Let’s fix this rupee volatility

V. Shunmugam | Updated on March 09, 2018


Instead of short-term flows, domestic savings and NRIs should play a bigger role in the capital market.

When the rupee slipped from 56.64 to 59.70 between June 11 and June 20, it created a panic. Policymakers had to assure stakeholders that all is well, and that a lot will be done to ensure that the rupee will continue to chart its fundamentals.

The performance of emerging market currencies reveals that the rupee’s performance is no isolated episode. In fact, it has done much better than the currencies of Brazil and South Africa.

Keeping aside the differences in the fundamentals of these currencies, there was a common thread that brought about the currency nosedive — the markets’ fear over Fed’s indication that it will taper off its asset purchase programme.


During the past one month, while the rupee depreciated by 8.5 per cent, South Africa’s Rand, and Brazil’s Real have depreciated by 9.5 per cent, and 10.8 per cent, respectively. An obvious difference that would set India aside is that it is not a commodity economy.

Looking at the current account deficit, it appears that the market had figured in India’s strengths in its Net International Investment Position (NIIP).

Forex reserves with the central bank at the current level have not deteriorated to an alarming extent; they can support an estimated seven months’ imports.

This being the situation, it is important that market stakeholders insulate themselves from ‘noise’ that doesn’t have much relevance to the price discovery process of a currency.

With Indian economy entering the trillion dollar club, India’s NIIP as a percentage of GDP is estimated at around 15.5 per cent in 2012, far better than countries such as Australia, Brazil, the UK and the US.

However, what matters to the market is the state of capital flows in either direction, especially at a time of crisis. While most of India’s foreign assets are in a solid state, liquid liabilities accounted for the bulk of the liabilities side of the balance sheet.


We need policy measures that nudge an increasingly higher flow of domestic savings into our capital markets. This would enable the economy to better withstand external shocks.

These external factors per se may not hold much relevance for Indian capital markets, except for impacting market valuations for a short period through trade flows and currency fluctuations. They assume importance because global inflows are significant.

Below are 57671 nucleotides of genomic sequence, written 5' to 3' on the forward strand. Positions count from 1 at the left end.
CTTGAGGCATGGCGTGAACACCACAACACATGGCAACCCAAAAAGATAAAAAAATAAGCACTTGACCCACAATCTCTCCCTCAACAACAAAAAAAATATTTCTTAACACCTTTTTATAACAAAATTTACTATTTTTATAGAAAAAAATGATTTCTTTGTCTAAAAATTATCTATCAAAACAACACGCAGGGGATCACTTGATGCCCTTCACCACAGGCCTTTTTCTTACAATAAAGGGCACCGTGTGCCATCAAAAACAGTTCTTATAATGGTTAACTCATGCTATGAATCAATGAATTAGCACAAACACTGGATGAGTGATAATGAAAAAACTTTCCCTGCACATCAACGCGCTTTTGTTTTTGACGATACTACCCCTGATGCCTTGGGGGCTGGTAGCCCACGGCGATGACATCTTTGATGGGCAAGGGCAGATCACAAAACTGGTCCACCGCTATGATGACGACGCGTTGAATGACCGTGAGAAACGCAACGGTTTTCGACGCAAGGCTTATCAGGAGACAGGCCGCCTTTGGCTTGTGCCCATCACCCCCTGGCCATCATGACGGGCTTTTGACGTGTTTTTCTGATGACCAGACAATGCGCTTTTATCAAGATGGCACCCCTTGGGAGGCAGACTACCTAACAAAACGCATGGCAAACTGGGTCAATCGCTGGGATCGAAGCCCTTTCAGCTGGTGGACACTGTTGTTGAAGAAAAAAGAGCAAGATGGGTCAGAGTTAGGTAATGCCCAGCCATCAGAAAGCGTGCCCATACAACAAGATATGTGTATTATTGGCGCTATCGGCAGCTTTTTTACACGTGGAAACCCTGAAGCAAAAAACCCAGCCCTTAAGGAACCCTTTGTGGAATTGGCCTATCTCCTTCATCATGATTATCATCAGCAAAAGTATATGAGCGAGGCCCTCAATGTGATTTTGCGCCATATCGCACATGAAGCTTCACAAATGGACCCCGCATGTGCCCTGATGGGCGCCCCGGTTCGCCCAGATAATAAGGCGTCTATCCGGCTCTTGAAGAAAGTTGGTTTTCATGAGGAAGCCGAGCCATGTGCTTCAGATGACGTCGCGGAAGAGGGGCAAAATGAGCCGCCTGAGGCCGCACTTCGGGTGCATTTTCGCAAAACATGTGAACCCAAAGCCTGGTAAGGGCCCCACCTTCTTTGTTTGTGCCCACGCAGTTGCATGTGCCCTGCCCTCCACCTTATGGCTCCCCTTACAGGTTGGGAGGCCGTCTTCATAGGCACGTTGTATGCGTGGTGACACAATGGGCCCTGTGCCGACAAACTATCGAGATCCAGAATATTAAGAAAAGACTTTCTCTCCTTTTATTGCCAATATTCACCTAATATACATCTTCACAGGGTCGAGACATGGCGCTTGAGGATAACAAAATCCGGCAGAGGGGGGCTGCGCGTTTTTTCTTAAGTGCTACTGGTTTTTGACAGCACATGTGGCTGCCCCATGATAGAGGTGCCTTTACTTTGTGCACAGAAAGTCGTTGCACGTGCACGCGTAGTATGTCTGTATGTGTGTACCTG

Managing the firmness of the flows through monetary policy would not serve the long-term interests of the economy.

Rather, FDI inflows that are likely to be long-term in nature will act as a stabilising influence.

Such inflows could expand India’s access to key resources — those that form a major part of its CAD, such as crude oil, natural gas, coal, among others.


While efforts are on to develop the skill sets of the existing population and liberalise labour movement through global trade talks, it is time that we considered NRIs as a group and liberalised norms so that they can invest their hard-earned forex into productive avenues in India.

This would include stock markets and increased access to direct intermediation i.e. broad-basing the existing qualified foreign investor/NRI norms, besides working with regulators to expand intermediation of Indian markets.

As it would represent that portion of their savings which will not be retrieved at least in the medium term, it could help firm up the liability side flows into our economy.


India being a resource-constrained economy, CAD will remain a burden until long-term strengths of the Indian economy are leveraged effectively.

However, measures at improving energy efficiency — such as more dynamically linking prices of crude derivatives with global crude oil prices and currency rates; promotion of energy efficiency to increase the GDP/energy ratio, and that includes strengthening infrastructure and public transportation; and incentivising energy efficient machinery at production level — will have a positive effect on CAD.

Creating and promoting efficient hedge structures with exposures on both the import and exports front will help strengthen our exporters vis-à-vis their global counterparts. It will help expand their exports even at a time when currency volatility turns abnormal.

Existence of a market beyond the current working hours to incorporate risks from information that crosses shores would be critical to this efficiency, as overnight spreads cost a lot to those with uncovered positions on both sides.

In a world that is increasingly interconnected with rapid information flows, it is not currency depreciation/appreciation that helps boost or curtail exports/imports but the ability of stakeholders to hedge effectively; that will help improve trade competitiveness and manage CAD at tolerable levels.

If we take Indian economy as an enterprise which works in an integrated global marketplace with competing products and services, its valuation is largely reflected in its exchange rate.

Unlike in equity valuation, this equity price of the nation (exchange rate) itself is measured in terms of dollars (the stock price of another competing economy).

It is essential that India takes its balance sheet (Net International Investment Position) and the income statement (trade flows) and various other macro financial ratios to optimal levels.

It would help India to deal with shocks that information from various competing economies could produce in a better way.

That would provide for reasonable stability in economic management and policymaking.

(The author is Chief Economist with MCX-SX. Views are personal)

Published on June 23, 2013

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